I'm not sure what quite to say here. First, I'm glad everyone is ok. Especially Nelson; that guy already has been through enough of a beating through the years. Second, I'm thankfull ya'll can learn from this experience. It still freaks me out when friends get caught up in shit like this. I know a few of you well enough that these obscure routes which have funnel-lanche potential might scare ya'll off in the future. Or at least, are takin on later in the season. Going forward, I'm sure ya'll will continue to bust out time-tested routes. Lord knows there's enough of them in the Park for ya'll to choose from. Replace snow with rockfall and we might be singing a differnt song here.

I have a question: These obscure routes ya'll are taking on; are they obscure for a reason?


Andy - May 7, 2007 5:56 pm - Hasn't voted

Re: Well...

Does this mean you want off the email list? ;-)

We're slow learners.

But yeah - you're right. This sort of thing needs to wait for a couple more weeks. There were some clues that things weren't great even before the avalanche. Next time we need to heed them sooner.


Kane - May 7, 2007 6:11 pm - Voted 10/10

Re: Well...

I hope you read my edited response. I wrote the original too fast and furious and realized that I'm not here to lecture...like I know, cuz I don't. Hell NO I don't want off ya'lls e-mail list. I find ya'lls brainstorming to be quite entertaining. Maybe I'll be the one that chirps in "some of you have family." At that point I'm sure I'll be removed from the e-mail list. Glad you are ok.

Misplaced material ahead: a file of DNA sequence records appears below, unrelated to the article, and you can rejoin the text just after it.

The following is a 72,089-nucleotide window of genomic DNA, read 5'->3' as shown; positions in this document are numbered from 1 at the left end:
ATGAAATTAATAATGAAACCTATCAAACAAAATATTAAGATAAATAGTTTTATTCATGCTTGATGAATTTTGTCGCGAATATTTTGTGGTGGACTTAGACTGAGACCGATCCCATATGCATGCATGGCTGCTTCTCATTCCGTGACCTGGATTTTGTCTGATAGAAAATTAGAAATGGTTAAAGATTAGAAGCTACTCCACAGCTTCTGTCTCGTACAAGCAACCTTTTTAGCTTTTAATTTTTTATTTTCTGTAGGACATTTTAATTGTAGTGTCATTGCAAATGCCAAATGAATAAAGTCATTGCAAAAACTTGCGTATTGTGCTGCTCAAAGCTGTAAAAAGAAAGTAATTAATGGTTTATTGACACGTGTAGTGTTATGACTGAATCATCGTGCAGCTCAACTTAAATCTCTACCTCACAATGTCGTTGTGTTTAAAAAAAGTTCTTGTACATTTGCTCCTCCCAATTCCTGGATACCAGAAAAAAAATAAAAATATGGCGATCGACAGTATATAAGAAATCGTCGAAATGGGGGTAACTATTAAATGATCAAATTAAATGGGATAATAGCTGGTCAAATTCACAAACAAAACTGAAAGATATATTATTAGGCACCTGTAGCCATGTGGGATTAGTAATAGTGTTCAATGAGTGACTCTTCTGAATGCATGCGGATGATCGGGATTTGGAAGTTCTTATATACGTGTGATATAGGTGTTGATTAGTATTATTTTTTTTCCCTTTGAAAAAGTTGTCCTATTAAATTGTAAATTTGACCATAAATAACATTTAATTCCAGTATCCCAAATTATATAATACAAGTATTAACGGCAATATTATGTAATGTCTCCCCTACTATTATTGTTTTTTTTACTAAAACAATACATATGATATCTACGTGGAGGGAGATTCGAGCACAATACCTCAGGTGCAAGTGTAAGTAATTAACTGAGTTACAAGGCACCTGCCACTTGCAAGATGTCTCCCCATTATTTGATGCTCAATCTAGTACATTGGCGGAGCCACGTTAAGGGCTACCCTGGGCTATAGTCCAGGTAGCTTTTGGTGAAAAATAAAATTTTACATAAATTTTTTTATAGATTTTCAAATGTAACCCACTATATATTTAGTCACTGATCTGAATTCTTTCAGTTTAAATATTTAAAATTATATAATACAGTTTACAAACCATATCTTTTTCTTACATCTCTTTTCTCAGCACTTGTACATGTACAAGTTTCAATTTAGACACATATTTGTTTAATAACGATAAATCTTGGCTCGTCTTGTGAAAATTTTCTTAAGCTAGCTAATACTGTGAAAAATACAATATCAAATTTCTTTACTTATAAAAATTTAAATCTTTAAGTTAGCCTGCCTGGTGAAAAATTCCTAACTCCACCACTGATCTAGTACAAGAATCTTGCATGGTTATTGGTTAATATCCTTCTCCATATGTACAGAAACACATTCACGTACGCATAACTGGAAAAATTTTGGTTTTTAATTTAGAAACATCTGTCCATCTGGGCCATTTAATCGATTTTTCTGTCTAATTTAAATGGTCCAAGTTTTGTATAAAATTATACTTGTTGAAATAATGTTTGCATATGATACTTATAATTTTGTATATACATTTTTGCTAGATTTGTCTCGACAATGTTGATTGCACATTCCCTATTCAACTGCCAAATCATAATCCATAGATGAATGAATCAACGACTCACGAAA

Chris - May 8, 2007 1:08 am - Voted 10/10

Re: Well...

Glad I stayed in bed for this one... and glad you guys are all ok! Nelson...you gotta quit beating your body up like that, you won't get the security deposit back on it!

Kane, we'll get out for an "old timid risk-adverse guys" day one of these days :-) Actually, I figured I'd get booted from the email list for lecturing them earlier, but apparently they still like me ok (or haven't gotten around to it yet) :-)

Andy, at least we shouldn't have any avy issues in the Grand Canyon this weekend. Great account of the day's events... see you Thursday morning.


Nelson - May 9, 2007 11:00 am - Voted 10/10

Re: Well...

Thanks Kane and Chris. As Andy notes we are slow learners, but are now certified members of the timid risk-adverse club. We were probably minutes away from turning around. Those were significant minutes as it turned out, so we were not quite timid enough.